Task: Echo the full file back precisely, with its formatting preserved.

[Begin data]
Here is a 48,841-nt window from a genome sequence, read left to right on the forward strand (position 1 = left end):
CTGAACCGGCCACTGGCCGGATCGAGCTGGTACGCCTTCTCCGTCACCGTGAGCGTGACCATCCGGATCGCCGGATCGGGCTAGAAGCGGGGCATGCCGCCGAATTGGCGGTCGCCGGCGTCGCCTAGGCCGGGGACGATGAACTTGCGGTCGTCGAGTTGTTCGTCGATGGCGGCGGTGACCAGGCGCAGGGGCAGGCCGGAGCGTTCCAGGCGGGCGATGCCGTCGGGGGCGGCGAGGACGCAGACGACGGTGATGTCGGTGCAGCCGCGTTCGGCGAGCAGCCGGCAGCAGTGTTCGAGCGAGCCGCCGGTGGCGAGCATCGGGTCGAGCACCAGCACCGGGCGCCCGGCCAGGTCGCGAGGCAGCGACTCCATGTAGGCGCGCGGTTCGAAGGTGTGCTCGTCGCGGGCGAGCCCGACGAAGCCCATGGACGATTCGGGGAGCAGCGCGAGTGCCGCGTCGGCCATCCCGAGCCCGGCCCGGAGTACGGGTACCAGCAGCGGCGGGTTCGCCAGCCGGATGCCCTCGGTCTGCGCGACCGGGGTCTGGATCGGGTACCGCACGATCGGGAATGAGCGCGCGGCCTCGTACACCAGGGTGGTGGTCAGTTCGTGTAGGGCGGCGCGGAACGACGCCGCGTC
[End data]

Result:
Here is a 48,841-nt window from a genome sequence, read left to right on the forward strand (position 1 = left end):
CTGAACCGGCCACTGGCCGGATCGAGCTGGTACGCCTTCTCCGTCACCGTGAGCGTGACCATCCGGATCGCCGGATCGGGCTAGAAGCGGGGCATGCCGCCGAATTGGCGGTCGCCGGCGTCGCCTAGGCCGGGGACGATGAACTTGCGGTCGTCGAGTTGTTCGTCGATGGCGGCGGTGACCAGGCGCAGGGGCAGGCCGGAGCGTTCCAGGCGGGCGATGCCGTCGGGGGCGGCGAGGACGCAGACGACGGTGATGTCGGTGCAGCCGCGTTCGGCGAGCAGCCGGCAGCAGTGTTCGAGCGAGCCGCCGGTGGCGAGCATCGGGTCGAGCACCAGCACCGGGCGCCCGGCCAGGTCGCGAGGCAGCGACTCCATGTAGGCGCGCGGTTCGAAGGTGTGCTCGTCGCGGGCGAGCCCGACGAAGCCCATGGACGATTCGGGGAGCAGCGCGAGTGCCGCGTCGGCCATCCCGAGCCCGGCCCGGAGTACGGGTACCAGCAGCGGCGGGTTCGCCAGCCGGATGCCCTCGGTCTGCGCGACCGGGGTCTGGATCGGGTACCGCACGATCGGGAATGAGCGCGCGGCCTCGTACACCAGGGTGGTGGTCAGTTCGTGTAGGGCGGCGCGGAACGACGCCGCGTC